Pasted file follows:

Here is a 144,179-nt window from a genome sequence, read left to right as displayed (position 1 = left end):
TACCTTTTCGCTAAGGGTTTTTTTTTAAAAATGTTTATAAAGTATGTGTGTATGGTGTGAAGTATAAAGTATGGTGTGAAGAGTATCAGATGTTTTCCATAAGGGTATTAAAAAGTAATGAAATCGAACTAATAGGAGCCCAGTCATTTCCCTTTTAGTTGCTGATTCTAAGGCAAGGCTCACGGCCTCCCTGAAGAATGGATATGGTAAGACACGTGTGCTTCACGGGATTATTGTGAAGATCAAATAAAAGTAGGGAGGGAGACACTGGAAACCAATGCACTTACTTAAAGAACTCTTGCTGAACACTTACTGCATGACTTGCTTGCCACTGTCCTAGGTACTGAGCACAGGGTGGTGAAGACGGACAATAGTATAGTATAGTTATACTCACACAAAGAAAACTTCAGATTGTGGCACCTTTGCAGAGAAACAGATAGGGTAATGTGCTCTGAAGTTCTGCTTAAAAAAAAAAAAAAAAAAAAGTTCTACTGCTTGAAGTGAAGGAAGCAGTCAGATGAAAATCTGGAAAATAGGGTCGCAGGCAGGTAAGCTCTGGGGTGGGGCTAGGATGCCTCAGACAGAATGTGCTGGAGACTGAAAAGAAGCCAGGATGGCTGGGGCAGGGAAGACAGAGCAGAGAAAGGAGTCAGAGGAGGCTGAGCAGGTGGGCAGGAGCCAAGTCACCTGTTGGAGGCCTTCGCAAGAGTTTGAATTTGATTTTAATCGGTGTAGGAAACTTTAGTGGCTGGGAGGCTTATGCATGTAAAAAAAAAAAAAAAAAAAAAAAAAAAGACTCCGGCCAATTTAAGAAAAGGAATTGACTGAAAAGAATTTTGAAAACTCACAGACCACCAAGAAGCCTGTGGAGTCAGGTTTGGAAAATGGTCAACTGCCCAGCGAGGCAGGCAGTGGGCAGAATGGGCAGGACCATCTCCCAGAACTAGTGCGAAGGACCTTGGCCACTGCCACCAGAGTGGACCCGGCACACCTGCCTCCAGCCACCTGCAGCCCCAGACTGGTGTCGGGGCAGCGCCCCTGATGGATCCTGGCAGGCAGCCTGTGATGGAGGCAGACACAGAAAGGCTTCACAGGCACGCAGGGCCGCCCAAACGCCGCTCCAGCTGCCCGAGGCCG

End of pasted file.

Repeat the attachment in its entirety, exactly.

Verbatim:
Here is a 144,179-nt window from a genome sequence, read left to right as displayed (position 1 = left end):
TACCTTTTCGCTAAGGGTTTTTTTTTAAAAATGTTTATAAAGTATGTGTGTATGGTGTGAAGTATAAAGTATGGTGTGAAGAGTATCAGATGTTTTCCATAAGGGTATTAAAAAGTAATGAAATCGAACTAATAGGAGCCCAGTCATTTCCCTTTTAGTTGCTGATTCTAAGGCAAGGCTCACGGCCTCCCTGAAGAATGGATATGGTAAGACACGTGTGCTTCACGGGATTATTGTGAAGATCAAATAAAAGTAGGGAGGGAGACACTGGAAACCAATGCACTTACTTAAAGAACTCTTGCTGAACACTTACTGCATGACTTGCTTGCCACTGTCCTAGGTACTGAGCACAGGGTGGTGAAGACGGACAATAGTATAGTATAGTTATACTCACACAAAGAAAACTTCAGATTGTGGCACCTTTGCAGAGAAACAGATAGGGTAATGTGCTCTGAAGTTCTGCTTAAAAAAAAAAAAAAAAAAAAGTTCTACTGCTTGAAGTGAAGGAAGCAGTCAGATGAAAATCTGGAAAATAGGGTCGCAGGCAGGTAAGCTCTGGGGTGGGGCTAGGATGCCTCAGACAGAATGTGCTGGAGACTGAAAAGAAGCCAGGATGGCTGGGGCAGGGAAGACAGAGCAGAGAAAGGAGTCAGAGGAGGCTGAGCAGGTGGGCAGGAGCCAAGTCACCTGTTGGAGGCCTTCGCAAGAGTTTGAATTTGATTTTAATCGGTGTAGGAAACTTTAGTGGCTGGGAGGCTTATGCATGTAAAAAAAAAAAAAAAAAAAAAAAAAAAGACTCCGGCCAATTTAAGAAAAGGAATTGACTGAAAAGAATTTTGAAAACTCACAGACCACCAAGAAGCCTGTGGAGTCAGGTTTGGAAAATGGTCAACTGCCCAGCGAGGCAGGCAGTGGGCAGAATGGGCAGGACCATCTCCCAGAACTAGTGCGAAGGACCTTGGCCACTGCCACCAGAGTGGACCCGGCACACCTGCCTCCAGCCACCTGCAGCCCCAGACTGGTGTCGGGGCAGCGCCCCTGATGGATCCTGGCAGGCAGCCTGTGATGGAGGCAGACACAGAAAGGCTTCACAGGCACGCAGGGCCGCCCAAACGCCGCTCCAGCTGCCCGAGGCCG